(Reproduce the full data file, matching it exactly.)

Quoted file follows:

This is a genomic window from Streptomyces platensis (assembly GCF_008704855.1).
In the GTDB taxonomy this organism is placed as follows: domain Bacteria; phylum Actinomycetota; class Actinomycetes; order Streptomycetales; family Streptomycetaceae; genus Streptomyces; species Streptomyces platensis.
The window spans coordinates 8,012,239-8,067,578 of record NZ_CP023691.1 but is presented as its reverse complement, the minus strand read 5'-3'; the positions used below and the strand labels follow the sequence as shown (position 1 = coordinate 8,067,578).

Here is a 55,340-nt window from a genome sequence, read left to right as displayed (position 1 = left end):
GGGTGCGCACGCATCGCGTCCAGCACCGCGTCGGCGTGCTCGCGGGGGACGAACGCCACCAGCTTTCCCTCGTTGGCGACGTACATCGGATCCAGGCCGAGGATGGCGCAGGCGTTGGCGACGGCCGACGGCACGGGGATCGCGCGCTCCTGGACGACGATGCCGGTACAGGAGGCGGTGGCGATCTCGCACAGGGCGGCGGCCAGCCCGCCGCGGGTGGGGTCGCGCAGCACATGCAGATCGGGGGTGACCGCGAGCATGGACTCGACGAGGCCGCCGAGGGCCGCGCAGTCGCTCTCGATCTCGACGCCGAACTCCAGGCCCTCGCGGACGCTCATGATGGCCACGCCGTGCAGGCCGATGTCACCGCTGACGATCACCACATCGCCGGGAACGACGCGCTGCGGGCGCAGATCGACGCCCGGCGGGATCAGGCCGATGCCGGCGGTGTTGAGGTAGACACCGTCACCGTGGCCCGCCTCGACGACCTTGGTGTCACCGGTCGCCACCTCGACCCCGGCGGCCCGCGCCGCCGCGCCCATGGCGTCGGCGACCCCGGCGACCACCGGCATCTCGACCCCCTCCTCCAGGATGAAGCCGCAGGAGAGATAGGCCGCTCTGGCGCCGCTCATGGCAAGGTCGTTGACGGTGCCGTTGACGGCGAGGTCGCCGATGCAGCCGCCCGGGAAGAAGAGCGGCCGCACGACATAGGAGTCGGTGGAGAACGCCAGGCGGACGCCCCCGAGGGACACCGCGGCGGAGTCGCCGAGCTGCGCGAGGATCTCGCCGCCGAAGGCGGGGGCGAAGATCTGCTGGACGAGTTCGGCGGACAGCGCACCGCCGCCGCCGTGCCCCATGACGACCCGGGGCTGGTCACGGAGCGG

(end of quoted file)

This is a genomic window from Streptomyces platensis (assembly GCF_008704855.1).
In the GTDB taxonomy this organism is placed as follows: domain Bacteria; phylum Actinomycetota; class Actinomycetes; order Streptomycetales; family Streptomycetaceae; genus Streptomyces; species Streptomyces platensis.
The window spans coordinates 8,012,239-8,067,578 of record NZ_CP023691.1 but is presented as its reverse complement, the minus strand read 5'-3'; the positions used below and the strand labels follow the sequence as shown (position 1 = coordinate 8,067,578).

Here is a 55,340-nt window from a genome sequence, read left to right as displayed (position 1 = left end):
GGGTGCGCACGCATCGCGTCCAGCACCGCGTCGGCGTGCTCGCGGGGGACGAACGCCACCAGCTTTCCCTCGTTGGCGACGTACATCGGATCCAGGCCGAGGATGGCGCAGGCGTTGGCGACGGCCGACGGCACGGGGATCGCGCGCTCCTGGACGACGATGCCGGTACAGGAGGCGGTGGCGATCTCGCACAGGGCGGCGGCCAGCCCGCCGCGGGTGGGGTCGCGCAGCACATGCAGATCGGGGGTGACCGCGAGCATGGACTCGACGAGGCCGCCGAGGGCCGCGCAGTCGCTCTCGATCTCGACGCCGAACTCCAGGCCCTCGCGGACGCTCATGATGGCCACGCCGTGCAGGCCGATGTCACCGCTGACGATCACCACATCGCCGGGAACGACGCGCTGCGGGCGCAGATCGACGCCCGGCGGGATCAGGCCGATGCCGGCGGTGTTGAGGTAGACACCGTCACCGTGGCCCGCCTCGACGACCTTGGTGTCACCGGTCGCCACCTCGACCCCGGCGGCCCGCGCCGCCGCGCCCATGGCGTCGGCGACCCCGGCGACCACCGGCATCTCGACCCCCTCCTCCAGGATGAAGCCGCAGGAGAGATAGGCCGCTCTGGCGCCGCTCATGGCAAGGTCGTTGACGGTGCCGTTGACGGCGAGGTCGCCGATGCAGCCGCCCGGGAAGAAGAGCGGCCGCACGACATAGGAGTCGGTGGAGAACGCCAGGCGGACGCCCCCGAGGGACACCGCGGCGGAGTCGCCGAGCTGCGCGAGGATCTCGCCGCCGAAGGCGGGGGCGAAGATCTGCTGGACGAGTTCGGCGGACAGCGCACCGCCGCCGCCGTGCCCCATGACGACCCGGGGCTGGTCACGGAGCGG